Friday, October 22, 2010

Spiritual Art-Making: Chong Keng Sen (Interview)

Source: Createlevoyage (Writer: Aaron Lee)

Chong Keng Sen is pastor of Hope Evangelical Free Church (Chinese) and a visual artist. He recently organised and curated the first Malaysian International Christian Artists Show 2009, an annual regional exhibition in Kuala Lumpur. More details of the show can be found at

Aaron: What are your present artistic preoccupations?

Chong Keng Sen (CKS): Since I left my lecturing days at the Kuala Lumpur College of Art in 2000, to continue my artistic vocation, I have been exhibiting my art both locally and overseas. Back then, as I was also the head of the communication design department, it was difficult to juggle art-making with my responsibilities.

During the mid-’70s to early ’80s, I was quite active in the local arts scene. I was among 23 artists invited for the inaugural Malaysian Young Contemporary show organised by the National Art Gallery, in 1977. Around this time I also became the pastor of a Chinese-speaking church that my wife and I had started some years previously. This new arrangement allowed me to fulfill my artistic vocation. For this, I am grateful to the church leadership for their encouragement and support.

I have a passion for networking with other Christian artists, and exploring ways to help the local Christian community understand the significance of the arts. I have had opportunities to teach in local seminaries and at conferences related to this subject. In 2009, I took up the offer to curate the Malaysian International Artists Show (MICAS09), in which artists from 11 countries participated. I am now preparing for another exhibition in conjunction with the 2010 Christian Conference of Asia assembly, which is held every five years. This exhibition will feature Malaysian Christian artists from the Unity Art Fellowship (AUF), of which I am the advisor. I am also tasked to research and write on the development of Malaysian Christian visual art. Lastly, as the Malaysian coordinator for BuildaBridge International, I am preparing an art camp for refugee children. BuildaBridge International is a Philadelphia-based non-profit art education and intervention organisation that engages the transformative power of the arts to bring hope and healing to societies in need.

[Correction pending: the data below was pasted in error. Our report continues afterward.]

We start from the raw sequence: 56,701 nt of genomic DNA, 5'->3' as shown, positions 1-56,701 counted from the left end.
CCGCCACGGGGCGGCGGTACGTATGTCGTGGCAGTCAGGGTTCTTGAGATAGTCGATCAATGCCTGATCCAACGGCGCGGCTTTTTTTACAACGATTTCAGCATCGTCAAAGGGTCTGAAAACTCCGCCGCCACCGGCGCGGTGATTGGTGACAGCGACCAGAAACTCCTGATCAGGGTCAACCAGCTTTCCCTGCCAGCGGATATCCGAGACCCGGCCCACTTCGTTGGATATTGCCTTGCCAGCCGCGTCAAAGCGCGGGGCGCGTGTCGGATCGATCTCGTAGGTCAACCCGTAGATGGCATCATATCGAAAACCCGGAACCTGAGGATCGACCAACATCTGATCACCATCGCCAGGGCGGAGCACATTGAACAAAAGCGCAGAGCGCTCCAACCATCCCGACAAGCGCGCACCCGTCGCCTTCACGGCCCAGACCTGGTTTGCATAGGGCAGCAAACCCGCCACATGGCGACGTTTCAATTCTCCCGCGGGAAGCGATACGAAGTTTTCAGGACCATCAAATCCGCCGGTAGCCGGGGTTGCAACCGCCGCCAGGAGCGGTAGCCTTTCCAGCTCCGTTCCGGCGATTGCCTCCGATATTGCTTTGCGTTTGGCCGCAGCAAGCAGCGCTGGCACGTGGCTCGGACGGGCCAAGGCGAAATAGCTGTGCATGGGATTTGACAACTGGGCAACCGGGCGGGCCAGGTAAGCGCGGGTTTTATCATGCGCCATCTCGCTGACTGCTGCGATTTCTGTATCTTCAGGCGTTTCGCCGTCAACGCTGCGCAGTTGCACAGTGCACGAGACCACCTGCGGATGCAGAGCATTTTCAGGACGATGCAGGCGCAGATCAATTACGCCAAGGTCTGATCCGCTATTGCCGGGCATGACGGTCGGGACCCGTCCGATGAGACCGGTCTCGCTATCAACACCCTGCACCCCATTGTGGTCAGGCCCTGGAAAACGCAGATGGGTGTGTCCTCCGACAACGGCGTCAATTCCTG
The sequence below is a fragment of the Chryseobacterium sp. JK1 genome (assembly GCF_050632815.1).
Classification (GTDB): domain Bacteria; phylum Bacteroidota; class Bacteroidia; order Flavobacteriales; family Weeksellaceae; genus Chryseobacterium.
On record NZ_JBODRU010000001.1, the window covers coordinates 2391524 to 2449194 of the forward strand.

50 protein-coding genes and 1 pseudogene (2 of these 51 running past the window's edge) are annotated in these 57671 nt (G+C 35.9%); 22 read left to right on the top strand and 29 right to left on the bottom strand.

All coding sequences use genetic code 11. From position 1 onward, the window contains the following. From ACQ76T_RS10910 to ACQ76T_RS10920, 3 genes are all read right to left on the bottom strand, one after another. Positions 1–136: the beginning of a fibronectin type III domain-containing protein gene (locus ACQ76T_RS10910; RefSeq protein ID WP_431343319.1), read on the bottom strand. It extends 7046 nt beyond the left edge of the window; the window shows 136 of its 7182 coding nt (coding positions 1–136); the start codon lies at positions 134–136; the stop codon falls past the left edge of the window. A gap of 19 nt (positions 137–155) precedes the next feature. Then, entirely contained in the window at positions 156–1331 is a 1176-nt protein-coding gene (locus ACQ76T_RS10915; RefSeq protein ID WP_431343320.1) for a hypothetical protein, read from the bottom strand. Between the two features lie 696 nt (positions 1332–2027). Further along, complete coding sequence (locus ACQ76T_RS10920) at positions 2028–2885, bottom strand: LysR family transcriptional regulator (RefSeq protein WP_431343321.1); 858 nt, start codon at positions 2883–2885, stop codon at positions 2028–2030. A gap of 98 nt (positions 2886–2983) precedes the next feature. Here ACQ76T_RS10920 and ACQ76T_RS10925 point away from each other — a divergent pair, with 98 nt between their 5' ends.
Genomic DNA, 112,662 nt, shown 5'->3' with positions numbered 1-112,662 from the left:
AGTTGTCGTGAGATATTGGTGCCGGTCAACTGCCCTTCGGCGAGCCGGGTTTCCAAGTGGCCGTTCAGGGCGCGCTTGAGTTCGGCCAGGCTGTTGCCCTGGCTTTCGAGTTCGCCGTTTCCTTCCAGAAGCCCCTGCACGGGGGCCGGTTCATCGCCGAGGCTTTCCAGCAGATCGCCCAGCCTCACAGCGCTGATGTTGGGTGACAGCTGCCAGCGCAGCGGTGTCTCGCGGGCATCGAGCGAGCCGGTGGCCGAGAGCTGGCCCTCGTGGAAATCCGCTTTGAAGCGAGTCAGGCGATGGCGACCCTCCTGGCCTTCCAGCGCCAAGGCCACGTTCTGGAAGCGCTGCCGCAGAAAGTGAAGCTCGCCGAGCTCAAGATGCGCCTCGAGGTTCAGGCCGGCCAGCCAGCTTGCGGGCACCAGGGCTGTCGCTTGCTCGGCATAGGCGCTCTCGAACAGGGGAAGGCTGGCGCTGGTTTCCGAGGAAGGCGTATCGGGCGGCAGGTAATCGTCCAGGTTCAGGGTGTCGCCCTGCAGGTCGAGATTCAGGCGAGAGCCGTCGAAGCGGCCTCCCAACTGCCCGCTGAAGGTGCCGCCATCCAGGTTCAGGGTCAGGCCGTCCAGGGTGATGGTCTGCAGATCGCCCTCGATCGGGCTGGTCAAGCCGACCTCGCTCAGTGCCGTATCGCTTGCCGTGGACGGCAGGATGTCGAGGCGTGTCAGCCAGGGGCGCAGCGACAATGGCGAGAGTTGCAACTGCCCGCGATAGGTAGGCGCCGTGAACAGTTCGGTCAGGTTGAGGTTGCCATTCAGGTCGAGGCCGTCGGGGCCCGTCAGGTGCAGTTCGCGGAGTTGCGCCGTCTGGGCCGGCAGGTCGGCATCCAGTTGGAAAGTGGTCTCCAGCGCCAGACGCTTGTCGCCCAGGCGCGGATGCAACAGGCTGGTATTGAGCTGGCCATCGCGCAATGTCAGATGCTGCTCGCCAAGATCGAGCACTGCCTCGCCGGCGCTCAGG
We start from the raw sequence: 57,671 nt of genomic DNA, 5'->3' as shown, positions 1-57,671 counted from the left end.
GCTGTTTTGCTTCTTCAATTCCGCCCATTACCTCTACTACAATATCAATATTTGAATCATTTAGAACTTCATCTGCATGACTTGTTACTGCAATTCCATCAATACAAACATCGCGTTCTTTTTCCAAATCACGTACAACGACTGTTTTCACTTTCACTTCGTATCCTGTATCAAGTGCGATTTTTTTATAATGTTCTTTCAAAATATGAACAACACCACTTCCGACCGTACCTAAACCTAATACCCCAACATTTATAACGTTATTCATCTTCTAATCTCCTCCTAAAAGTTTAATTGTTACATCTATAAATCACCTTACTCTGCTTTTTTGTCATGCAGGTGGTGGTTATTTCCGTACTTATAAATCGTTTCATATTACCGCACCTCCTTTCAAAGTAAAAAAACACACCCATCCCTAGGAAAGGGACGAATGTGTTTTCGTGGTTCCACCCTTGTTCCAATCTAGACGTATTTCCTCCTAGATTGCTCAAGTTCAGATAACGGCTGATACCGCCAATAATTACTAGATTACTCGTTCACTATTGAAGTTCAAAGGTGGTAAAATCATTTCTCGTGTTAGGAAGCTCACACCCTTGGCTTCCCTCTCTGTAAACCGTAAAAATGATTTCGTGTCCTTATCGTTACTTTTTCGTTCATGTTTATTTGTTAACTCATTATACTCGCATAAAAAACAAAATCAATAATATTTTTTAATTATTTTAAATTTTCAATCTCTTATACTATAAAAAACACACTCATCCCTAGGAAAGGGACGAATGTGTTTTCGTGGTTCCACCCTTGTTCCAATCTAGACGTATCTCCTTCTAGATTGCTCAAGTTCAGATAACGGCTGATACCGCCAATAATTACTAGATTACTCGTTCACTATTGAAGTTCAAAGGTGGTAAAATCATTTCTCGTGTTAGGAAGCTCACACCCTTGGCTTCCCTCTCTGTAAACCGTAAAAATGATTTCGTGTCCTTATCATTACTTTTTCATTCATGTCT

Aaron: Is there a particular specific issue or theme that you are exploring at length in your art?

CKS: I agree with the Augustinian understanding that man is a spiritual entity. Presently, I am preoccupied with the spiritual dimension of man, informed by the Biblical worldview. Materialism with its utilitarian logic has sought to replace the need for God. But man is made in God’s image — hence there is a relentless existential tension.

I want my art to bring out the ‘spiritual man’ that is rooted in the divine — over and against the unfortunate, blinding, pursuit of material things. I feel an urgency to heighten this spirituality which is unique to the human race; we are caught up in a materialistic-driven environment, and it is imperative therefore both as an artist and a biblically-informed Christian to dwell on this particular subject. Most of today’s critical issues can only be addressed by a renewal of our spiritual consciousness rooted in the Biblical paradigm.

Aaron: Where does this preoccupation fit into your development as an artist so far?